Not having sex to fall back on also gave my partner and I the opportunity to work through some issues that had been hiding under the surface up until then. A new kind of love and trust bloomed between us, and we started laughing a lot more. We spoke openly about the lack of sex and the challenges that it brought. We don’t lose hope. We figured it could only go on that way for so long. And then one day a few months later, as quickly as it had vanished, my sex drive reappeared. And the angels of carnal joy sang Hallelujah!

When I say it came back I don’t mean that it was recognizable. My relationship to sex had been transformed. It felt fresh, clean, and fluid. It no longer gave me a fix. Without the attachment sex became more fun, more connected, and way more pleasurable. I had been grasping at the pleasure, and now I just let it run through me, unimpeded by my mind. My partner and I dove into a whole new kind of connection during sex. I felt a deeper freedom to let loose. I was no longer limited to a fixed sense of self when it came to my sexuality. I let my sexual self die in the fire of awakening and it had reemerged shining and alive.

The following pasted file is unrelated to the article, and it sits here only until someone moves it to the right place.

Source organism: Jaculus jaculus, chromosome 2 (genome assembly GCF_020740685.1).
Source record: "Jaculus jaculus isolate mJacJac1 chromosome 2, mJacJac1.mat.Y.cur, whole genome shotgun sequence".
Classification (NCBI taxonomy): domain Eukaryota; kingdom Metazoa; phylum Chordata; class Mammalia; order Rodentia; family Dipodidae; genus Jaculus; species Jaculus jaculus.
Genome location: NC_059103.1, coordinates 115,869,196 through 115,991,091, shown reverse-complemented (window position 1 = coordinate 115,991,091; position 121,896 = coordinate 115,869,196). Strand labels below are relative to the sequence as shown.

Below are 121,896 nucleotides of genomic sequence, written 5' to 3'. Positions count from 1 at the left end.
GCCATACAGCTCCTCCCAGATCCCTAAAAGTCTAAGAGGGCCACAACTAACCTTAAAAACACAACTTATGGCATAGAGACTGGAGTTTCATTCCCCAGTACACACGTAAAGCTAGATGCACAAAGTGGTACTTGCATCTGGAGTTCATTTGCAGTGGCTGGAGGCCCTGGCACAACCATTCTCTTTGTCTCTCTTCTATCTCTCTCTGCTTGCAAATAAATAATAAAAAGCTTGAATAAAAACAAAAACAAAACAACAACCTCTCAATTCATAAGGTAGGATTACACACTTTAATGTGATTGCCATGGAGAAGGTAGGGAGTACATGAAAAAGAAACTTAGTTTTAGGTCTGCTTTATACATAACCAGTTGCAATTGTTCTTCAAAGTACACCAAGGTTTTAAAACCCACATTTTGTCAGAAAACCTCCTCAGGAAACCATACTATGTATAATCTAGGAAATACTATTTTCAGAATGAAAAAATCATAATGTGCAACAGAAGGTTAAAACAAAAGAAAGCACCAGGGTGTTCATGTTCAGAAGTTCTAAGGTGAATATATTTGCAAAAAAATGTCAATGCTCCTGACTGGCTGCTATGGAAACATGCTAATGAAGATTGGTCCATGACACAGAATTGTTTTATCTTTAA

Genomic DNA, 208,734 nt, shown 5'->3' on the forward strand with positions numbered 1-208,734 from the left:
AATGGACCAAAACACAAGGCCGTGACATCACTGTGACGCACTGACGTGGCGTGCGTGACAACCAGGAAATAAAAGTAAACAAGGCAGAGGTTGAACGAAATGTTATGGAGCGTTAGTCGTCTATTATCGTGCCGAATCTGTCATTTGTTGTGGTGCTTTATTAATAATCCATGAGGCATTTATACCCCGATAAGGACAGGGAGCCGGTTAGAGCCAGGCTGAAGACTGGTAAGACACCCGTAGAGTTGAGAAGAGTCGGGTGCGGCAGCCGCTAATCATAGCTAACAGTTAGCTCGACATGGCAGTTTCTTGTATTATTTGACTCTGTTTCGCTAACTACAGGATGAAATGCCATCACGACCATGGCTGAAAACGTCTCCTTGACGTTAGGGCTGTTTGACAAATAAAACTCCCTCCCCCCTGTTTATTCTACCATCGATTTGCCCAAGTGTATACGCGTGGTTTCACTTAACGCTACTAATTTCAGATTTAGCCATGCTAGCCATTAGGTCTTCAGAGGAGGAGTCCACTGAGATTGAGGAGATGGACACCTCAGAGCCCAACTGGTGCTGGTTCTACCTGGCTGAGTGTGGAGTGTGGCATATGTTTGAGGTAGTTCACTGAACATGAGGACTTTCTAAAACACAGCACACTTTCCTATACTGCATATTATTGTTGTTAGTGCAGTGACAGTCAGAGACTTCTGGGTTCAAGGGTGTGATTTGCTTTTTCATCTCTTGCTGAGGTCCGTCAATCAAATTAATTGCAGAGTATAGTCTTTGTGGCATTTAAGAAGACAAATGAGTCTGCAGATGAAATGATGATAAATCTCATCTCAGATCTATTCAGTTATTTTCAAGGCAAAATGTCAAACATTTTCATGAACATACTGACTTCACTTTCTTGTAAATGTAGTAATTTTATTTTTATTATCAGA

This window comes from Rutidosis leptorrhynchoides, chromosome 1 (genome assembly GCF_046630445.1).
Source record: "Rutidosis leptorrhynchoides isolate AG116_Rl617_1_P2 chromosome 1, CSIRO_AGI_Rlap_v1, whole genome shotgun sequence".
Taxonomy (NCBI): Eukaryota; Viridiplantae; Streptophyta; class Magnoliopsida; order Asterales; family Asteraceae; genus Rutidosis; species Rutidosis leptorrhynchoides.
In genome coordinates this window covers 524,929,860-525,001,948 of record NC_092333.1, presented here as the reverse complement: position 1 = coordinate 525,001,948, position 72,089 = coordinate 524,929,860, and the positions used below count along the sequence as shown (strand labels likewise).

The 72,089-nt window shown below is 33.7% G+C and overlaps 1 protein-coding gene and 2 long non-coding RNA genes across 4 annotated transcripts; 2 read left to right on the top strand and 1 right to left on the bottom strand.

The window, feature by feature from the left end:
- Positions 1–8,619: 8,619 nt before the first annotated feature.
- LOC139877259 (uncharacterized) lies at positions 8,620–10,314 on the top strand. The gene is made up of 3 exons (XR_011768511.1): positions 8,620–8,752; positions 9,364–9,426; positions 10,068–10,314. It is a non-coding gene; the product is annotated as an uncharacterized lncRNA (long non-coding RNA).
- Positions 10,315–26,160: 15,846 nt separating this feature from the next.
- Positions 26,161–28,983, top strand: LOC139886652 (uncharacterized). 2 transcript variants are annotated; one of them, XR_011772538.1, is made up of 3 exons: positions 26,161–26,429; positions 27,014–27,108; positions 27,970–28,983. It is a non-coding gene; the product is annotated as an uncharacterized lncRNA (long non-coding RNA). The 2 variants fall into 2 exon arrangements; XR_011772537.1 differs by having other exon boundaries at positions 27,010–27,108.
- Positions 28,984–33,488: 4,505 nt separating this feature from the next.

So yes, mindfulness essentially screwed up my sex life. But then it was reconstructed into something I never imagined possible. The self that needed to have sex all the time hasn’t returned. Previously I would pass up a good night’s sleep or a social engagement for sex. Now my priorities are a little different. Life feels fuller now, less uneven. My sexuality will continue to evolve as I evolve, and I’m willing to lose it again if need be. I’m also fully willing to embrace a period of non-stop sex. Whatever it takes. Anything to keep waking up.